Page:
Car reviews - Ford - Laser - LXi 4-dr sedan
Compact dimensions, fun to drive, refined and comfortable interior, zippy and economical engines
Room for improvement
Cabins can be too dark, 1.6 auto combo with air and a full load needs a firm right foot
7 May 2003
THE Laser started off as a tremendous success story for Ford. Introduced in 1981, it replaced the unloved Escort from Europe and quickly ruled the small car roost for a decade. Over the years it underwent many changes and refinements to always be amongst the dynamic benchmarks, even if it lost its way a little when the ugly KF came out in 1990.
A significant difference from the original series is that the Laser was once the baby of the Ford fleet, with the Telstar the medium-sized car. In its latter years the Laser moved into the small/medium segment and the baby became the patchy Festiva until the far-better Ka replaced that in 1999.
But back to the Laser. Underneath it really is just a rebodied Mazda 323 although over the years Ford has stylised the car sufficiently to make it distinctly different, aided by Italian styling guru Ghia.
The KJ model under review here is cleanly styled with a high boot line and attractively rounded bumpers.
Models range from the LXi in four-door sedan and five-door hatchback and choice of 1.6 or 1.8-litre engines, the Liata (same engines but hatchback only) and the Laser Lynx, a three-door hatch with a higher equipment level.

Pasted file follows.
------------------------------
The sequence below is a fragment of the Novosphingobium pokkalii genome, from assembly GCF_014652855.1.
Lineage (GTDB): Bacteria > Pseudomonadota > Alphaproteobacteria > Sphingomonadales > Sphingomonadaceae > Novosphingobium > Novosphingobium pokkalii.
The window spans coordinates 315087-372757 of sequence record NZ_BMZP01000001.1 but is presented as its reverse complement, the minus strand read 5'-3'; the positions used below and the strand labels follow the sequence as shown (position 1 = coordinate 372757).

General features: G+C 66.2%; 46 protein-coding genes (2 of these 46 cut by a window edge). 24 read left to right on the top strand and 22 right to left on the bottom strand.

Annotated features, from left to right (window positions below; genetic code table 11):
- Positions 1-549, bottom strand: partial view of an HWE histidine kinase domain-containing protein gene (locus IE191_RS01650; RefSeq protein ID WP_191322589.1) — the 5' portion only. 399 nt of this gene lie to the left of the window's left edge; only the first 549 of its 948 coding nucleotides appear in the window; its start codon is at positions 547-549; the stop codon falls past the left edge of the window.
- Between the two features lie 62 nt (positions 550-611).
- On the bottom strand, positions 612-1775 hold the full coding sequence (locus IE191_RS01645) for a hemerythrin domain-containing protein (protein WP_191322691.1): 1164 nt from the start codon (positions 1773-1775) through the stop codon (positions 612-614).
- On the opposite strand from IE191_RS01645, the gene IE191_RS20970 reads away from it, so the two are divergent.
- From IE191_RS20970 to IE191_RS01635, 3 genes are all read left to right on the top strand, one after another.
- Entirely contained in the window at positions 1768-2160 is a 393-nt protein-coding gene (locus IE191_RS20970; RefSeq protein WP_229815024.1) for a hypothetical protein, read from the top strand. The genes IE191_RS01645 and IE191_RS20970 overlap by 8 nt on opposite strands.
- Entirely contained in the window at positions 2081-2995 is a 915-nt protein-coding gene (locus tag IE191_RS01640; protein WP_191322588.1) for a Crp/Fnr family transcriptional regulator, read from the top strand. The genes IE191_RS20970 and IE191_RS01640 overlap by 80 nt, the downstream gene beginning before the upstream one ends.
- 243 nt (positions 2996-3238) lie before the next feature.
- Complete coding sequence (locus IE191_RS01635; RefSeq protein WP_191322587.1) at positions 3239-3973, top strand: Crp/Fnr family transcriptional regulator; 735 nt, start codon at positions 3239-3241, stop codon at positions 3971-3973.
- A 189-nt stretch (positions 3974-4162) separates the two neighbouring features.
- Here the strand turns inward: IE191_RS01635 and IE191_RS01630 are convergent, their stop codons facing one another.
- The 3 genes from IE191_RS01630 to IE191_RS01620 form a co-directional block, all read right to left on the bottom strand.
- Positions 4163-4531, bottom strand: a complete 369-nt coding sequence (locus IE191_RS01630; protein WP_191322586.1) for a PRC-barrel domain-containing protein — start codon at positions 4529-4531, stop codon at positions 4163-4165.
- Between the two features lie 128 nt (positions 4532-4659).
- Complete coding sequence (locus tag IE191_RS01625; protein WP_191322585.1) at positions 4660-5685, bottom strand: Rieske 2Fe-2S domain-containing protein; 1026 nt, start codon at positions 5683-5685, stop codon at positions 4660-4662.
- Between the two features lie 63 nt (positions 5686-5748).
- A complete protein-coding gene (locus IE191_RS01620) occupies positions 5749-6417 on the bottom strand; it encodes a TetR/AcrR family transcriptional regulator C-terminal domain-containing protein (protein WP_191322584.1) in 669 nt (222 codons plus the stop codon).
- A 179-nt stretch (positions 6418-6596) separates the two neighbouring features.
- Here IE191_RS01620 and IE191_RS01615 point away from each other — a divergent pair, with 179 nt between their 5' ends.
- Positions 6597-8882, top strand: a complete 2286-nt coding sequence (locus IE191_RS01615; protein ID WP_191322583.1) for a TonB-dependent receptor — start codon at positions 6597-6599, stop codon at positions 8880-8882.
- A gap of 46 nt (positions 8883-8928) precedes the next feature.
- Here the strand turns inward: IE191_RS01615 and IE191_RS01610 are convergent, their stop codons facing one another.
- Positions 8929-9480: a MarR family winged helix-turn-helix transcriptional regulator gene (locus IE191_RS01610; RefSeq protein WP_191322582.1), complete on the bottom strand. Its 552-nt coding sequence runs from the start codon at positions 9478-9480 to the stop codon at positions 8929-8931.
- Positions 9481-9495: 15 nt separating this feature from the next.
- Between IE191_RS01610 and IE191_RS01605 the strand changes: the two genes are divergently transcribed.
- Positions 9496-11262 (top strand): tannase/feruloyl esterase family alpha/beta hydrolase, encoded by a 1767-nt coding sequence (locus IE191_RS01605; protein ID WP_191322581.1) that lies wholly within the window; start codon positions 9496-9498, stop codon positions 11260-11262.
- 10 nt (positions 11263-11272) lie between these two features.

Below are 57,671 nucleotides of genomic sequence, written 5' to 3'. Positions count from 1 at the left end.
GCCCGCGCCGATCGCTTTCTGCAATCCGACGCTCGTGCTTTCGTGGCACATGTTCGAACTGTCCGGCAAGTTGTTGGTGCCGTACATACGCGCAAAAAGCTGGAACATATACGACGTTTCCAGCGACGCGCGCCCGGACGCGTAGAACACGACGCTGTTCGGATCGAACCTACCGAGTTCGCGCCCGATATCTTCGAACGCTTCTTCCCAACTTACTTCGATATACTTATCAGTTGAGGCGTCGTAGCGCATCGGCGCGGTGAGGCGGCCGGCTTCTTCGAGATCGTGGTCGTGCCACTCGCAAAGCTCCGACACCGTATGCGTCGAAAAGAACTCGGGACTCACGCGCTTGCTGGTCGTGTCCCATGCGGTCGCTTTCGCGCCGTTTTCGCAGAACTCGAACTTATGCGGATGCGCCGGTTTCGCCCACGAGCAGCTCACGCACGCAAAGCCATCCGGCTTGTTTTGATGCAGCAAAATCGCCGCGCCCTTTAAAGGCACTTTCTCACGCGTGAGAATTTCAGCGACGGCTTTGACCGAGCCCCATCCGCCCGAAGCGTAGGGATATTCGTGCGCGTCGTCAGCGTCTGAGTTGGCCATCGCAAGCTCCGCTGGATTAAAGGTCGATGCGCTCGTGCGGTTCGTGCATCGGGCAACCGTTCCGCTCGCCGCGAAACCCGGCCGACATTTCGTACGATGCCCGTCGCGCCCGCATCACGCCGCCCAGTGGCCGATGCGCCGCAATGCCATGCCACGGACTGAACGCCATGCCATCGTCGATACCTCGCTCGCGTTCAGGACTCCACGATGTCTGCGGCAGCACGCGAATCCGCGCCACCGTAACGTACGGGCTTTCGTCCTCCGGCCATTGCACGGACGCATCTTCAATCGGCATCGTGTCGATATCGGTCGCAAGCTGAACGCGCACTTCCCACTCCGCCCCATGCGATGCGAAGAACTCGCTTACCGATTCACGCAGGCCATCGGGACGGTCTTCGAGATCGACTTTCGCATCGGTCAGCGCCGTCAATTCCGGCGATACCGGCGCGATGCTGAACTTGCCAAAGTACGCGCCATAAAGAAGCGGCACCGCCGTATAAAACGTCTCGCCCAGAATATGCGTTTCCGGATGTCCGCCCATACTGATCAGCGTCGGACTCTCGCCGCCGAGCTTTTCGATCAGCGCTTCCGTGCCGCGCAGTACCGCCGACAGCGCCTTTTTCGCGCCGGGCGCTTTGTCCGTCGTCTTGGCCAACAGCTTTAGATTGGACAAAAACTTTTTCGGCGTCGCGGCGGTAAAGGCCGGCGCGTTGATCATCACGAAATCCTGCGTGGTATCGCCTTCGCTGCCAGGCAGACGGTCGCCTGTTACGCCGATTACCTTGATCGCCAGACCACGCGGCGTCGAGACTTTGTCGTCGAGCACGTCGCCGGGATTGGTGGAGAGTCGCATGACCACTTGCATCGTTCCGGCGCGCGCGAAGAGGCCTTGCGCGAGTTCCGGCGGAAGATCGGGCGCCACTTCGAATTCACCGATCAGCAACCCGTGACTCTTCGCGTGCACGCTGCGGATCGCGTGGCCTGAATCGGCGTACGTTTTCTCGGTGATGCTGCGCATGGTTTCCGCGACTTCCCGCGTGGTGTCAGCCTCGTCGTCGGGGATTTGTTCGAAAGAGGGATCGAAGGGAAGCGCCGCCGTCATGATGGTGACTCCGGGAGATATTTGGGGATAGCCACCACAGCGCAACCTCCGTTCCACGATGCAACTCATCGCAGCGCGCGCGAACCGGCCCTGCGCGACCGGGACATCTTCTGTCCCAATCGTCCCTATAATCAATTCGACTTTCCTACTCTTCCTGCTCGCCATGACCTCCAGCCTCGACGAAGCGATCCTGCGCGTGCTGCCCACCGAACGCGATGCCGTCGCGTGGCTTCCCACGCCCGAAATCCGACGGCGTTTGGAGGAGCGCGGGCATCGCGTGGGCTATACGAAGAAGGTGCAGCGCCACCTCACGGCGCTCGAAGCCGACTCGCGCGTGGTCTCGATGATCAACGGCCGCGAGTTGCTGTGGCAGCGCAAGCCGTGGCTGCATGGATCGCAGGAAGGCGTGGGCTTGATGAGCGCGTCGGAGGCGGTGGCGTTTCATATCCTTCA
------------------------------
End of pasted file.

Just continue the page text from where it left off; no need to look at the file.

Our subject car is the LXi four-door sedan with 1.6-litre engine.
The Laser's engine is the well proven Mazda 323 unit, which is also used in the sporty Mazda MX5.
The engine is a twin overhead cam, 16-valve unit with multi-point fuel-injection. It is quiet and smooth, particularly at higher revs.
The engine is mounted transversely and drive to the front wheels is through a four-speed automatic or five-speed manual gearbox.
The suspension is independent all round by struts, coil springs and anti-sway bars.
Brakes are vacuum power-assisted discs front and rear, and steering is power-assisted rack and pinion.
Interior room is excellent with adequate seating for five adults. Head room for tall occupants is very good.
The seats are comfortable and there is plenty of storage space with glovebox and door pockets.
Instrumentation includes tachometer, fuel and temperature gauges housed in a central binnacle.
Power steering, anti-theft system and a four-speaker radio/cassette are standard. Options include air-conditioning, airbags and metallic paint.
Anti-lock brakes, central locking and electric windows are not available.
On the road, the Laser is a delight. Firm, almost sporty handling combined with the willing engine performance make it a pleasure to drive.
The basic handling characteristic is mild understeer with the front turning into corners well. Handling is aided by the large 185/65 x R14 tyres. The ride is well balanced and the brakes are powerful and fade free.
Fuel consumption is excellent due to the efficient engine, smooth body shape and light weight.
Normal city and suburban driving should give about eight litres per 100km, increasing to 6.5L/100km on the highway.
The long life span of the car is a benefit to customers as bugs from earlier models have been progressively rectified. The Laser is virtually fault free and if there are problems, there is a large dealer network to call on.
The Laser LXi is an excellent choice as a small family sedan or semi-sporty car with good accommodation. The design is well proven, road performance good and the standard of finish high.
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